If you’re the one who everyone’s struggling to keep up with while you’re strolling through the city with pals, you might be in luck.
A study conducted by the Mayo Clinic last month discovered a correlation between walking speed and life expectancy.
The study found that for those with BMI levels of less than 20 kg/m2, the difference in life expectancy between slow and fast walkers was 15 years for women, and more than 21 years for men.
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The full study measured walking pace, handgrip strength, BMI, waist circumference and body-fat percentage, with the intention of learning how walking pace and handgrip strength are associated with life expectancy.
Walking pace was self-assessed by participants, who described themselves as being slow, steady/average or brisk.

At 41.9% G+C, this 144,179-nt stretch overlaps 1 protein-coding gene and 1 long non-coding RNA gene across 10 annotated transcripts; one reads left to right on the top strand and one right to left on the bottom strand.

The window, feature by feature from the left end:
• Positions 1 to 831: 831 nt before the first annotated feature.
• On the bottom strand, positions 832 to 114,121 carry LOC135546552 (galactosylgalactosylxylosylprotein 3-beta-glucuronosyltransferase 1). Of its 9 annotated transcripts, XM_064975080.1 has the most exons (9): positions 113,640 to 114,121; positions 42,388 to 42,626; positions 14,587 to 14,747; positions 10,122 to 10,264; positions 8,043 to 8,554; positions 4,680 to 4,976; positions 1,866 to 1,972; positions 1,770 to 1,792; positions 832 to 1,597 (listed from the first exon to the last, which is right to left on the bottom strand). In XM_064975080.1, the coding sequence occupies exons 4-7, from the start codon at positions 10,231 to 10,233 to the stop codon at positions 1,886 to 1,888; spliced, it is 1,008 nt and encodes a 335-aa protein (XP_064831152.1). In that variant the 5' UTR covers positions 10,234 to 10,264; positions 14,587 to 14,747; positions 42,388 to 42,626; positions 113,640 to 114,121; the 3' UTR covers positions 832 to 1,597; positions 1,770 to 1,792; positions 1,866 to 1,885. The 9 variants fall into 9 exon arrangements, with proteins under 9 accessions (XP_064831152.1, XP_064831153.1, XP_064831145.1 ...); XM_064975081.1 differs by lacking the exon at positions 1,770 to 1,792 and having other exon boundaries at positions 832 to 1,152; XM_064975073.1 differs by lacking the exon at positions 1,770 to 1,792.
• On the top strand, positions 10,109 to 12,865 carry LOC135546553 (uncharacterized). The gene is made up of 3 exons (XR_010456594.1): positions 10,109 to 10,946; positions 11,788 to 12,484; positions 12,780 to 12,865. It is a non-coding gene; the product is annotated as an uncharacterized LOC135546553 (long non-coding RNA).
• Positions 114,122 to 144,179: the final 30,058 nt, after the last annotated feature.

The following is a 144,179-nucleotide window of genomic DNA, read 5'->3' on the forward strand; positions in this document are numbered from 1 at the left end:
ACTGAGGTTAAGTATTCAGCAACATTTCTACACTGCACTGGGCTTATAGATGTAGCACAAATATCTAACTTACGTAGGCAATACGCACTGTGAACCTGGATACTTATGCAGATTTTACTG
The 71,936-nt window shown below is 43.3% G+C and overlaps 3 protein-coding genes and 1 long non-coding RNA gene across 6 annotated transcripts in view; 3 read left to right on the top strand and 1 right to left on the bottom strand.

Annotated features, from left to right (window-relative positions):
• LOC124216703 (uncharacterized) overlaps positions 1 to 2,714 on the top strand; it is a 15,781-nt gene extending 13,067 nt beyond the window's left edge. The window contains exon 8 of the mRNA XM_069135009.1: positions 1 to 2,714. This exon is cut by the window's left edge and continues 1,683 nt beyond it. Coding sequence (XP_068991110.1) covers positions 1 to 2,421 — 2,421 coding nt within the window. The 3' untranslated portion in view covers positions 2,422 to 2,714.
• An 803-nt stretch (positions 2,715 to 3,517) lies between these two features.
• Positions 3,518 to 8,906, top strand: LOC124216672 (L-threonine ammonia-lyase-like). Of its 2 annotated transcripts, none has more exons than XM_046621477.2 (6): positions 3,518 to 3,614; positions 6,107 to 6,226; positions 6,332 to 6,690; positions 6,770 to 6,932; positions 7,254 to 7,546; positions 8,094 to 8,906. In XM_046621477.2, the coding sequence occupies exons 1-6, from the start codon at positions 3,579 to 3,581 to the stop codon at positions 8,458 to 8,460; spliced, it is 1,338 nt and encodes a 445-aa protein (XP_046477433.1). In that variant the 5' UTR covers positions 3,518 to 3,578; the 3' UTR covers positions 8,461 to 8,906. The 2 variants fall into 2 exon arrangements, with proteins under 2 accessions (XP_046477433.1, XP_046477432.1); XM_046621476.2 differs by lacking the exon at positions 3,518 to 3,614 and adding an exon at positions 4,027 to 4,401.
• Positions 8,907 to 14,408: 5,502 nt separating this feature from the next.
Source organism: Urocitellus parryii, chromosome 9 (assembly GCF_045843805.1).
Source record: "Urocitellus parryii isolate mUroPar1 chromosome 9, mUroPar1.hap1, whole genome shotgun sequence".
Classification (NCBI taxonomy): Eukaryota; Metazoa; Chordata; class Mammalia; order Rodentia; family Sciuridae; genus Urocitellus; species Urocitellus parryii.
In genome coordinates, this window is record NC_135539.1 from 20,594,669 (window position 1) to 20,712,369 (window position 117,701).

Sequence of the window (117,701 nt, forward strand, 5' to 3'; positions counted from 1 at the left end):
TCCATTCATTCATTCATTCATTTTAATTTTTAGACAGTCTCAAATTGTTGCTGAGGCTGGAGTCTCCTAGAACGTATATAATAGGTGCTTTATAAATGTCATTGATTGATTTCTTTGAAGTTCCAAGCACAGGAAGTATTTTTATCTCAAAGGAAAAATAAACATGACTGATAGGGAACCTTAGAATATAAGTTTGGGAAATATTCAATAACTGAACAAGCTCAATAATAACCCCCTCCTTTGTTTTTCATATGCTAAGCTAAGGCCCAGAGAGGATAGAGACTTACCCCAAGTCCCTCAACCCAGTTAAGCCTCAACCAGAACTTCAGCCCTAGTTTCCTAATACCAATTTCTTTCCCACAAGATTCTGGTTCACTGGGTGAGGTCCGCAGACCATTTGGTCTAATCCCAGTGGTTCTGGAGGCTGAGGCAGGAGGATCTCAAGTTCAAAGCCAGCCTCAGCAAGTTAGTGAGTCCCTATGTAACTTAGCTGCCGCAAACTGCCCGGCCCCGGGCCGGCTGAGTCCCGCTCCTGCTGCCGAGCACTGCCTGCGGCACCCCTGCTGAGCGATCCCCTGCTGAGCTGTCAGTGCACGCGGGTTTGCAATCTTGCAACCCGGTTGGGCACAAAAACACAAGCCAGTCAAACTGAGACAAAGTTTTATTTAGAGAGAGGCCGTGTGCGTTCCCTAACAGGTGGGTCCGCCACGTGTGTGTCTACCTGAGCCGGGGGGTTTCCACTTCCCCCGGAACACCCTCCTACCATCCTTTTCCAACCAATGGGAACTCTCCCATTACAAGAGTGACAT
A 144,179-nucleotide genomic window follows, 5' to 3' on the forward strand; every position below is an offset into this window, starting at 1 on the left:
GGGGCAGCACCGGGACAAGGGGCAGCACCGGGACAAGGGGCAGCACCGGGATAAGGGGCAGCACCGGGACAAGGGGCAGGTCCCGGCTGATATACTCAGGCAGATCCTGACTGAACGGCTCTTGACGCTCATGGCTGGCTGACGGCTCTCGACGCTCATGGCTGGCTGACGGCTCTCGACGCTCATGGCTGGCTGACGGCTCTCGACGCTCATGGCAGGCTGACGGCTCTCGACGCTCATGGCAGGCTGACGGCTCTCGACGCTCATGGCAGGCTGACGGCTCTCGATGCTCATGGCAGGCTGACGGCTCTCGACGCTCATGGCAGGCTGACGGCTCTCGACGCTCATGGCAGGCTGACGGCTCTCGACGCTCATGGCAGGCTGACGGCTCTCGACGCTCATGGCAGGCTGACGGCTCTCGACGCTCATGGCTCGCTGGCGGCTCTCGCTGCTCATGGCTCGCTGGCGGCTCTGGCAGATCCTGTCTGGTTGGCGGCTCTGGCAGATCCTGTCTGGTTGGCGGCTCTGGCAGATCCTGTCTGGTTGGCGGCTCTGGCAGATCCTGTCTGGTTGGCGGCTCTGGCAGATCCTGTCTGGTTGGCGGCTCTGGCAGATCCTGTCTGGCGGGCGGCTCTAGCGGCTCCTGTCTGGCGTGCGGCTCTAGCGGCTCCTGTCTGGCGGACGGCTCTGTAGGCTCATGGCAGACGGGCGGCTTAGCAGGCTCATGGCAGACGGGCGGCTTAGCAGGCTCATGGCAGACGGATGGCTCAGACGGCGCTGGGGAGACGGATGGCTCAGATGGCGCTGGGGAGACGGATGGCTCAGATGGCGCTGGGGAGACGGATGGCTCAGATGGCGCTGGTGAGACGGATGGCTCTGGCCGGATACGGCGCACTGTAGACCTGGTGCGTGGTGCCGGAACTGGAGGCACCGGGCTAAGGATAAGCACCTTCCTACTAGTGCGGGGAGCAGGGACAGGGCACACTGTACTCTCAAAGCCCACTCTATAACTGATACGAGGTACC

“For both walking pace and handgrip strength, the shortest life expectancy was observed in those with BMIs of less than 20 kg/m2, both in women and men,” the study reads.
“Compared with slow walkers who had low BMIs, brisk walkers with low BMIs had longer life expectancies of 14.9 (women) and 21.4 (men) years.”
If you’re curious about what your handgrip strength says about your life expectancy, it would turn out that it’s not so much at all.
“Although the pattern for handgrip strength was similar to that of walking pace, differences in life expectancy were small, particularly in women,” the study says.
So perhaps, don’t stress too much about practicing those hand-grip exercises you’ve been considering. But if you’ve been thinking about picking up the pace a little on your walk to work, it may be a very good idea.
There may be further benefits than just arriving a few minutes ahead of schedule.